Then, if pertinent, I’ll address the affordability issue in this way. While I get the term “expensive” is relative to one’s financial reality, legal malpractice insurance premiums are nowhere near as expensive as some medical malpractice insurance premiums nor are they as expensive as defense costs and subsequent loss payments can be in non-frivolous claims. In addition, understand that the initial premium is going to be much lower than what lawyers who have been in practice and insured for a number of years are charged. This is due to the fact that coverage will start from the date a policy is first purchased. In other words, newly insured lawyers have limited exposure because they don’t yet have a substantial amount of covered legal work under their belts. Thus, the odds of a covered claim arising from a newly insured practitioner are going to be much lower than those for a lawyer who has been insured and in practice for ten years or more. Yes, premiums will rise for a period of years as a newly insured lawyer does more and more work; but all things being equal, it should stabilize about six years in and will still be affordable for most lawyers.
Finally, if I need to focus on the financial risks and realities in order to address those who buy into the de facto self-insure approach, I’ll ask this question. Are you religiously setting aside whatever you would have spent on premiums to deal with an allegation of malpractice? In terms of an answer, all I can say is that I’ve never come across a situation where that was happening; and truth be told, unless that pool is well into the six digits it’s not going to be enough to put on a good defense, let alone cover a sizeable loss in any non-frivolous claim.
Having now shared how I try to address what I often hear as the reasons for going bare, I feel I’ve already presented a pretty good case that the purchase of a malpractice policy is a good business decision; but is it always? I’m guessing I need to go a bit further in light of the word “always.” Hopefully the following list of a few additional benefits that come with putting coverage in place with the right insurer will help me get there.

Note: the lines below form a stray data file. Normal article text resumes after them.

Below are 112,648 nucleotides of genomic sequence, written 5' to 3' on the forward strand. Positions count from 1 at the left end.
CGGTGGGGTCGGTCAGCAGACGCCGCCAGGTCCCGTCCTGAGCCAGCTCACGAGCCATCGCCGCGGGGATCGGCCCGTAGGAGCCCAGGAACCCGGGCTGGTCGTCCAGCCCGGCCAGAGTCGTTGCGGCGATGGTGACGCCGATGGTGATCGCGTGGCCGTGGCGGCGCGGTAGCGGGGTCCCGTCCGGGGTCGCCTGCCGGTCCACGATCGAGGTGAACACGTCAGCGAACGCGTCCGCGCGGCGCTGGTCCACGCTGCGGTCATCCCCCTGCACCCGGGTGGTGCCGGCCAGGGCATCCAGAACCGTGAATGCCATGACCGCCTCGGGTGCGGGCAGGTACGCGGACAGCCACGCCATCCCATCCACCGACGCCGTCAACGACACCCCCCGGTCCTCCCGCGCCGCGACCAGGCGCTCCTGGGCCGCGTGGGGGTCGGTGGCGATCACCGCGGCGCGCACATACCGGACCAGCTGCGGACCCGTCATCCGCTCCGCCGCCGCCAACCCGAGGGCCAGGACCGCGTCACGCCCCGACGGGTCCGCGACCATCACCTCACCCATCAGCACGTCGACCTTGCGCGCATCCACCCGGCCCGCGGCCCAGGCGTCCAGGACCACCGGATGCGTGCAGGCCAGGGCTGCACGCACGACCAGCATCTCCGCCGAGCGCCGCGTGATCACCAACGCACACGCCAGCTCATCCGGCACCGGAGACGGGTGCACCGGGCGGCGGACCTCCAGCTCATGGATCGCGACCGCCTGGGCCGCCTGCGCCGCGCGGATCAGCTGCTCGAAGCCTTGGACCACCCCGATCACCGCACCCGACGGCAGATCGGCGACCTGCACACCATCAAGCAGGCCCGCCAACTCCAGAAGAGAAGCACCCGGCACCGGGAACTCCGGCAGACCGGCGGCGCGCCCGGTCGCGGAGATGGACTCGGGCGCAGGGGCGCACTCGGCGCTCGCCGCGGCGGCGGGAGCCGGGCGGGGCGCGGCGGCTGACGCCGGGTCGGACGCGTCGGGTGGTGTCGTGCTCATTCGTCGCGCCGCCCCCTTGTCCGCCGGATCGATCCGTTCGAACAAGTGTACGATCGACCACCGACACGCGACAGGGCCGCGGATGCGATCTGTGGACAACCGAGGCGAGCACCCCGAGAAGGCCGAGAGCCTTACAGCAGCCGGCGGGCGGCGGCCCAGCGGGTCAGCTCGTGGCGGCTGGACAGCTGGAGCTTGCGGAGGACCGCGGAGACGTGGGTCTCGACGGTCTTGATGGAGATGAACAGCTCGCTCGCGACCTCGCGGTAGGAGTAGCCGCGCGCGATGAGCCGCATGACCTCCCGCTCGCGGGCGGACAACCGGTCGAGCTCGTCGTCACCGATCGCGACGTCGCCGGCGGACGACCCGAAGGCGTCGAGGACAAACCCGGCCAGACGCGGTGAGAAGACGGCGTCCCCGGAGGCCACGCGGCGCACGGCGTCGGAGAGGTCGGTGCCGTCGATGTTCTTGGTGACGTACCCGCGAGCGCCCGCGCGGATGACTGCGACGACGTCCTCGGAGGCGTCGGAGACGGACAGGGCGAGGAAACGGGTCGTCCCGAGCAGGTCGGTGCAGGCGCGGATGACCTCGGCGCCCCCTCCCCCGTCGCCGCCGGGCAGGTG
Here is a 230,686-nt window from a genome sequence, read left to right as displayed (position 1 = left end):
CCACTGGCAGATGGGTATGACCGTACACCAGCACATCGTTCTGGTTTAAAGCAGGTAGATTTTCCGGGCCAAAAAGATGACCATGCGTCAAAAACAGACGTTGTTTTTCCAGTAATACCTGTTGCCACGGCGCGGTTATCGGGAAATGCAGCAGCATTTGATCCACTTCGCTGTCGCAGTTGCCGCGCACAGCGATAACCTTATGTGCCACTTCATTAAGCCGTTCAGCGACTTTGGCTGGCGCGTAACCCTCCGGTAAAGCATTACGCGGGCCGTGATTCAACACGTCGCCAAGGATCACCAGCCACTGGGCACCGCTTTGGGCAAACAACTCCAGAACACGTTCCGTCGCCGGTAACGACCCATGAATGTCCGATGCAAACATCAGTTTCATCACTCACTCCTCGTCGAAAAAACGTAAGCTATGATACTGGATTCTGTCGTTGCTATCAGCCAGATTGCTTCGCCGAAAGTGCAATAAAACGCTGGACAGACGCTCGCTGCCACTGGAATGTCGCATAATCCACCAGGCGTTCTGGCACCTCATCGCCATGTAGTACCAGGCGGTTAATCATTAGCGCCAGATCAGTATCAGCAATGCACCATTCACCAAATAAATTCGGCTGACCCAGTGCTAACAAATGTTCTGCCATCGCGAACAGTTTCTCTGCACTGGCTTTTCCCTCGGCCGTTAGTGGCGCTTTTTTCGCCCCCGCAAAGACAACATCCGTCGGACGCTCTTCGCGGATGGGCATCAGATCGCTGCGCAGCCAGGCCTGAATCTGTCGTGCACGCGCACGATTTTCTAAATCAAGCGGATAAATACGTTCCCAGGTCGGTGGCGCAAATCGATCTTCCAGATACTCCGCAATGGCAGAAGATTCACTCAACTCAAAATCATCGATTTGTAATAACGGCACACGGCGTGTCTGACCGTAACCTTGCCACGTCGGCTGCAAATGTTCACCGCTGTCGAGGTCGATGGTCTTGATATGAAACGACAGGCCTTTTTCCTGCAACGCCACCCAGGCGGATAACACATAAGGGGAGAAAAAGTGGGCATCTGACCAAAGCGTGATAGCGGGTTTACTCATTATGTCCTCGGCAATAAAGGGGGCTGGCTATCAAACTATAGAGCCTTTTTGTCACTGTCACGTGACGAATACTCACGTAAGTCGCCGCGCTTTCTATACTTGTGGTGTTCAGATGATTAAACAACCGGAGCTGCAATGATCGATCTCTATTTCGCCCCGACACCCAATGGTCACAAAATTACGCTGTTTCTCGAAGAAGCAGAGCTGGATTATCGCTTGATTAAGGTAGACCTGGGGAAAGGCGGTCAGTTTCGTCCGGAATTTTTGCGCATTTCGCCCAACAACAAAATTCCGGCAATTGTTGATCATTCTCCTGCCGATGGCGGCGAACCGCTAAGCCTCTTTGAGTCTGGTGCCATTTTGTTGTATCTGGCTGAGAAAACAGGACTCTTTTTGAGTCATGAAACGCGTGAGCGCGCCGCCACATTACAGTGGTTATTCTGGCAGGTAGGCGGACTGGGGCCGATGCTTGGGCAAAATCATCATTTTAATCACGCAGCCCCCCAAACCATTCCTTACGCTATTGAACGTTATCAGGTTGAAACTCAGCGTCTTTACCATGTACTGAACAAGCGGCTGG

1) It is a cost-effective way to protect your assets. Think if you were to try to self-insure your entire exposure. Most firms, regardless of size, will never be able to build a pool of funds that would come close to the amount of coverage that a smaller percentage of those same dollars could buy.
2) It can help with client acquisition. When asked if you are covered, you certainly want to be able to answer in the affirmative. And know this, certain potential clients will not hire a firm unless the firm is able to document that they have an acceptable level of malpractice coverage in place.
3) Coverage includes ready access to professionals who handle malpractice claims each and every day, particularly if you purchase coverage from an insurer who staffs the claims department with licensed attorneys, as opposed to claims adjusters. Besides, the idiom “Doctors make the worst patients” holds true for lawyers as well. You really don’t want to be in charge of trying to handle a malpractice claim on your own.
4) In some of the states that require lawyers to disclose whether they are insured or not, other lawyers can and will check to see if a lawyer they wish to refer a client to or co-counsel with is insured. If the answer is no, that’s a lost business opportunity an uninsured lawyer will never know about.
5) Even good lawyers and the competent staff in their employ make mistakes. It happens; and when it does, well, all I can say is I’ve never been told the peace of mind the lawyer had knowing coverage was in place wasn’t worth the expense. In fact, I often hear quite the opposite.
Taken together, I hope it now comes as no surprise that, in my opinion, the purchase of a malpractice policy is always a good business decision as long as the insurer you ultimately purchase a policy from is financially stable and doesn’t have a history of going in and out of various geographic markets. Maybe it’s just me, but I always want to work with an insurance company that I can trust will have my back for the long haul. That’s how I see it anyway.
*This article was originally published in the July 2019 edition of Nevada Lawyer Magazine